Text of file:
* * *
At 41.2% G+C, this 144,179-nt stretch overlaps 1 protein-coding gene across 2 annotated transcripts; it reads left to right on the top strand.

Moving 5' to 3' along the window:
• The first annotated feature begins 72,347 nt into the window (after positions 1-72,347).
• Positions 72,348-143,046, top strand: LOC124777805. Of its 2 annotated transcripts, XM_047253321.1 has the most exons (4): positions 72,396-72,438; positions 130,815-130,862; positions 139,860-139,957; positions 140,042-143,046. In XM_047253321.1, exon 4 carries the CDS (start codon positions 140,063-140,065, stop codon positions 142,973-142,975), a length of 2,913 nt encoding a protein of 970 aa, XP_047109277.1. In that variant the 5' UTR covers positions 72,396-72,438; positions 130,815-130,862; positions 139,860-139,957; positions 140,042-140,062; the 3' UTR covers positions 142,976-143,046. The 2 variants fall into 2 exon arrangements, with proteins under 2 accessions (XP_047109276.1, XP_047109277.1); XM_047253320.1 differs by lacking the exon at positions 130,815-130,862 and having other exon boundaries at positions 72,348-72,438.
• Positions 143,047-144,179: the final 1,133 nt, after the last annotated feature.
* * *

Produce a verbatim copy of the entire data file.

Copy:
At 41.2% G+C, this 144,179-nt stretch overlaps 1 protein-coding gene across 2 annotated transcripts; it reads left to right on the top strand.

Moving 5' to 3' along the window:
• The first annotated feature begins 72,347 nt into the window (after positions 1-72,347).
• Positions 72,348-143,046, top strand: LOC124777805. Of its 2 annotated transcripts, XM_047253321.1 has the most exons (4): positions 72,396-72,438; positions 130,815-130,862; positions 139,860-139,957; positions 140,042-143,046. In XM_047253321.1, exon 4 carries the CDS (start codon positions 140,063-140,065, stop codon positions 142,973-142,975), a length of 2,913 nt encoding a protein of 970 aa, XP_047109277.1. In that variant the 5' UTR covers positions 72,396-72,438; positions 130,815-130,862; positions 139,860-139,957; positions 140,042-140,062; the 3' UTR covers positions 142,976-143,046. The 2 variants fall into 2 exon arrangements, with proteins under 2 accessions (XP_047109276.1, XP_047109277.1); XM_047253320.1 differs by lacking the exon at positions 130,815-130,862 and having other exon boundaries at positions 72,348-72,438.
• Positions 143,047-144,179: the final 1,133 nt, after the last annotated feature.